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We are proud to say we are farmers!  We do your typical farmer things like fixing fences and water lines, trimming hooves, feeding dogs, cutting wood, taking animals to market, and driving tractors.  But we also do a bunch of things you probably don't associate with farming.


The health of the pastures where we graze our cattle and sheep and the wooded areas where our pigs live, is critical to the farm productivity, the quality of our meat and, ultimately, to the success of our business.   If our land is sick, so is our farm.   


When we're working in the fields, the interconnected nature of this system is obvious.   When it is too dry or too hot we can see it in our grasses, and in the health of our livestock, and finally in ourselves.   We have realized that as we improve one aspect of our operation it cannot be at the cost of another.  Reinforcing the natural interconnected systems that exist on our farm is a basic principle of what we do.   In the face of climate change, we are even more convinced of this tenent.  With climate change we are witnessing an increase in extremes.    We strongly believe that the solution lies in a healthy ecosystem.   Agriculture that is rich in biodiversity, with healthy carbon rich soils is more resilient to these extremes. In fact a regenerative farm that can absorb carbon effectively can be one of the most effective tools for tackling climate change.  


In order to improve the quality of our farm we spend a significant amount of time and energy developing comprehensive land management strategies.   This process starts with gathering data.  We document rainfall, plant and wildlife species, livestock health and soil quality.  Through this data we are better able to understand what we are seeing when we're working out in the fields.  We have focused our efforts in improving the overall biodiversity and carbon retention of the farm.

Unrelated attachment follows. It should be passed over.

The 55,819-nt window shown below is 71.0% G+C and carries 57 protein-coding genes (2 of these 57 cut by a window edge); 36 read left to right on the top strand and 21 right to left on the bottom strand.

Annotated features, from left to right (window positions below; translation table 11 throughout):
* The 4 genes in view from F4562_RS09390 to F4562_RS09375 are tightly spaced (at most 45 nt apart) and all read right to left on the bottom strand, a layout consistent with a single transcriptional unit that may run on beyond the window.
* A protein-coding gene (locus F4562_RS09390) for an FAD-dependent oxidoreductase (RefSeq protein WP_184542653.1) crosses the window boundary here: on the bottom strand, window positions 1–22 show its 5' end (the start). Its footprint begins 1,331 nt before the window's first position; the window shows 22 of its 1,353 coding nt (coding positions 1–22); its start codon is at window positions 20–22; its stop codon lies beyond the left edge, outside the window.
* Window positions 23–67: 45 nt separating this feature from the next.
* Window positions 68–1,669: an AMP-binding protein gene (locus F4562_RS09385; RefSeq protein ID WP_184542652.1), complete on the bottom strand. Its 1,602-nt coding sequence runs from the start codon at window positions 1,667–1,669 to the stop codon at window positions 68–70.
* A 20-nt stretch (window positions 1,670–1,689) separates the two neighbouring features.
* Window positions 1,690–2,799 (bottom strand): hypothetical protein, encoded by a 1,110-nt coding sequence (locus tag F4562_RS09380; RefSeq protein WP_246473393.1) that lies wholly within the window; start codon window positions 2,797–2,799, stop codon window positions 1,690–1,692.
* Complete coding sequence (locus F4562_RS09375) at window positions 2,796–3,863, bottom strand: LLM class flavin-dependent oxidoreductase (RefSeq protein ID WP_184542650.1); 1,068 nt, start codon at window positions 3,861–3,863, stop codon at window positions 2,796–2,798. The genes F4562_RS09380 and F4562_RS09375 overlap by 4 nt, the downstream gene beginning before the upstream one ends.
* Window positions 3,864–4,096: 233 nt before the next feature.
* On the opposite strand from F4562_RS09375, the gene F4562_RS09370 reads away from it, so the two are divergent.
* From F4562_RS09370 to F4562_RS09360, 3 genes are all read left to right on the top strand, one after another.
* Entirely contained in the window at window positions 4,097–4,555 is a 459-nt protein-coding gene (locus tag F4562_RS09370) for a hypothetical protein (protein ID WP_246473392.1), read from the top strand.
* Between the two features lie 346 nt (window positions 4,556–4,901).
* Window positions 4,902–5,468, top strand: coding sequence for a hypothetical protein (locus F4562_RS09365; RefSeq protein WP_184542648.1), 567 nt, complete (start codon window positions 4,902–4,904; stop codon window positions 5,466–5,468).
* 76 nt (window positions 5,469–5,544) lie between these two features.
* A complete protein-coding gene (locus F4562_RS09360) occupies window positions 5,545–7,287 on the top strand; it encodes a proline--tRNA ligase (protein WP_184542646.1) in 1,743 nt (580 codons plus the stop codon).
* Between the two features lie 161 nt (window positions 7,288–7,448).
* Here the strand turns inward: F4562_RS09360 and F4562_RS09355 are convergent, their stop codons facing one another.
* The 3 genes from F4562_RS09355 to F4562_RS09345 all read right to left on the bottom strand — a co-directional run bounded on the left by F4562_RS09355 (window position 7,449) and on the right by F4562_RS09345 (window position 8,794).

What does this mean?

We have dedicated just over a hundred acres to fields for livestock grazing (cattle and sheep).  An additional 5 acres of woodlands have been cleared of undergrowth for our pig operation.  We have 5 acres of conservation corridors where we do not regularly run any livestock.  Our conservation corridors are mixed habitat areas full of wildflowers, grasses, and local tree species.  They are designed to create habitat for birds and other local wildlife, increasing the bio-diversity on our farm.  We have re-wilded several wetland areas around the farm and have built wetland habitat in response to increased annual rainfall.   We use solar power from the solar farm on the roof of our barn. We mow as little as possible, and do controlled burns whenever it makes sense. Our livestock fertilize our fields so we don't have to.  We do not use fungicides, or insecticides. Our herbicide use is minimal, focused on the control of aggressive invasive plants. We use a four-wheeler whenever we can instead of a truck.  Finally, we keep our streams clean by keeping our livestock away from them.   

Since we got back in business in 2014, we have seen remarkable improvements in the health of our farm.  Monoculture overgrazed fields have become rich with a wide mix of grasses and legumes.  Erosion that used to cut through our land has been replaced by wetlands alive with insects, reptiles and amphibians. Wild species we thought were lost are returning to the habitats we've created.   Perhaps most importantly, our farm is retaining more carbon then it was in the past.